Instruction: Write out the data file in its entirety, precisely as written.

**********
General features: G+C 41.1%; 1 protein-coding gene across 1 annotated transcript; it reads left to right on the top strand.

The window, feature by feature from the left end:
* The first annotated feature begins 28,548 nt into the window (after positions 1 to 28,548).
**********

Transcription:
General features: G+C 41.1%; 1 protein-coding gene across 1 annotated transcript; it reads left to right on the top strand.

The window, feature by feature from the left end:
* The first annotated feature begins 28,548 nt into the window (after positions 1 to 28,548).